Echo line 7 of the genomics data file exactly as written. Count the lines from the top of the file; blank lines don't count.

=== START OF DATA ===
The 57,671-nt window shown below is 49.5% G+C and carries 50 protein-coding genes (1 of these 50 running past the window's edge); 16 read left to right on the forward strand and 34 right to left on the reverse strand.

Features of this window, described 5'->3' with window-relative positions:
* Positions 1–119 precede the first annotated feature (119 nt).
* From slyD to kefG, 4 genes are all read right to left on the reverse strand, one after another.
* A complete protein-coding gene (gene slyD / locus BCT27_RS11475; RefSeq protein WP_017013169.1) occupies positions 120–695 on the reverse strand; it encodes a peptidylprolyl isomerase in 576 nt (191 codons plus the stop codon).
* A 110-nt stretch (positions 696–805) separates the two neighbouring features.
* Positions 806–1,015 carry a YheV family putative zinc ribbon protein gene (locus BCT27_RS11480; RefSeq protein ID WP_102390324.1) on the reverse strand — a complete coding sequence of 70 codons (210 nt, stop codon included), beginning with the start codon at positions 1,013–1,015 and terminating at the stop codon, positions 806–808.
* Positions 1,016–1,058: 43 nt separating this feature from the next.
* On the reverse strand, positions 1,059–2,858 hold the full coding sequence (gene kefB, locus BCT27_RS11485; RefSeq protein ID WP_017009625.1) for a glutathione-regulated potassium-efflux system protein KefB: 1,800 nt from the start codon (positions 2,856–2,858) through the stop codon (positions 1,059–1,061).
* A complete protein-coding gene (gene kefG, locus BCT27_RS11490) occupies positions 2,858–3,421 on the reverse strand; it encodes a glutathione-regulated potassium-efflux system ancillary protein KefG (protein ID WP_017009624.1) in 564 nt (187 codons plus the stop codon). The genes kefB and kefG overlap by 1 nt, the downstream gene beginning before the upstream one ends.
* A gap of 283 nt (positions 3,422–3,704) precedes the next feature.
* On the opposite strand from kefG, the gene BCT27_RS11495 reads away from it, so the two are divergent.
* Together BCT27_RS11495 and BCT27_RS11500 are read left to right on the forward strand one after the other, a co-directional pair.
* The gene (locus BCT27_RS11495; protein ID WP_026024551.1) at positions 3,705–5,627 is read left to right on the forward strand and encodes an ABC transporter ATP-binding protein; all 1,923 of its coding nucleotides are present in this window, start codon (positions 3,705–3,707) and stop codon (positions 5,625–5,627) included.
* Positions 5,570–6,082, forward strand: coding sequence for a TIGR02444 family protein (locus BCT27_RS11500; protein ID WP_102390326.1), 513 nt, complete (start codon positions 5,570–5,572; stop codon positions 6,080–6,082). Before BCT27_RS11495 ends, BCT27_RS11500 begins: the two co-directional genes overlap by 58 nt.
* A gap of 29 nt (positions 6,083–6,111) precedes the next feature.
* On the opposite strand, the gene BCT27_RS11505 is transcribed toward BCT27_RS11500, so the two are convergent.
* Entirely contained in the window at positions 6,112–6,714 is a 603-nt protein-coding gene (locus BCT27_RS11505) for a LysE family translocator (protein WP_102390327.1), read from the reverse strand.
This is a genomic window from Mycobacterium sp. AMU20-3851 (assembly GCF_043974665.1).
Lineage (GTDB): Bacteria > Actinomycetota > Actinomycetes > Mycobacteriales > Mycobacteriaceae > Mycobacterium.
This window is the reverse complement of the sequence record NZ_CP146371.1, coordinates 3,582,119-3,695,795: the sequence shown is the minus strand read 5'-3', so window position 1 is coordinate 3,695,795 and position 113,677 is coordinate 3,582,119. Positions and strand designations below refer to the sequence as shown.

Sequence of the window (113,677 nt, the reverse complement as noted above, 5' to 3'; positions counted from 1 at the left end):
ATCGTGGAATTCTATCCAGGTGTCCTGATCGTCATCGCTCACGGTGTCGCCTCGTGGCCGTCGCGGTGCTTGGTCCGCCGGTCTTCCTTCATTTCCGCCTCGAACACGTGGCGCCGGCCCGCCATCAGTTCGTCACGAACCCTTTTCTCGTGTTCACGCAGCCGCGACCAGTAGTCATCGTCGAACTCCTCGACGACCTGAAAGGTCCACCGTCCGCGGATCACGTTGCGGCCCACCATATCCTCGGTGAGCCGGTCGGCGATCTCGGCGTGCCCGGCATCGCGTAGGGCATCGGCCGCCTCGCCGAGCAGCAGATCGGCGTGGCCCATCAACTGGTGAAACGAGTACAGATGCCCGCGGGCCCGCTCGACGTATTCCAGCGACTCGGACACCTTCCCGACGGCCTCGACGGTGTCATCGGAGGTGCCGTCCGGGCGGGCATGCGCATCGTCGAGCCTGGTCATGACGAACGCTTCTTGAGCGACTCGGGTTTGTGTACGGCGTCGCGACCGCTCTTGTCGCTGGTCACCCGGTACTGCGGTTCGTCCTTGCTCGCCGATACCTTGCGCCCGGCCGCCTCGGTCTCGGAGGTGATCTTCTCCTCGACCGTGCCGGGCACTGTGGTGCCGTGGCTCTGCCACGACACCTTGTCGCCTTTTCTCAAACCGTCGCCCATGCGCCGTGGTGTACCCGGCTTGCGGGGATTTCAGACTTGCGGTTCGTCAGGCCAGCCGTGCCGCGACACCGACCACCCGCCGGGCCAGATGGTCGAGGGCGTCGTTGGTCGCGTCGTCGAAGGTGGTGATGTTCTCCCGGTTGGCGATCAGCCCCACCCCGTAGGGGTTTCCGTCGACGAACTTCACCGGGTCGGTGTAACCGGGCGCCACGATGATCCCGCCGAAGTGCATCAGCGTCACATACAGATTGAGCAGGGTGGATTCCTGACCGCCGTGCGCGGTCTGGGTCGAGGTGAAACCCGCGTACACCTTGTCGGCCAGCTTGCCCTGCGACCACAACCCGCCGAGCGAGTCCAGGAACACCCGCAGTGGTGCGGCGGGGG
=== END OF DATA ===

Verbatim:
* Positions 806–1,015 carry a YheV family putative zinc ribbon protein gene (locus BCT27_RS11480; RefSeq protein ID WP_102390324.1) on the reverse strand — a complete coding sequence of 70 codons (210 nt, stop codon included), beginning with the start codon at positions 1,013–1,015 and terminating at the stop codon, positions 806–808.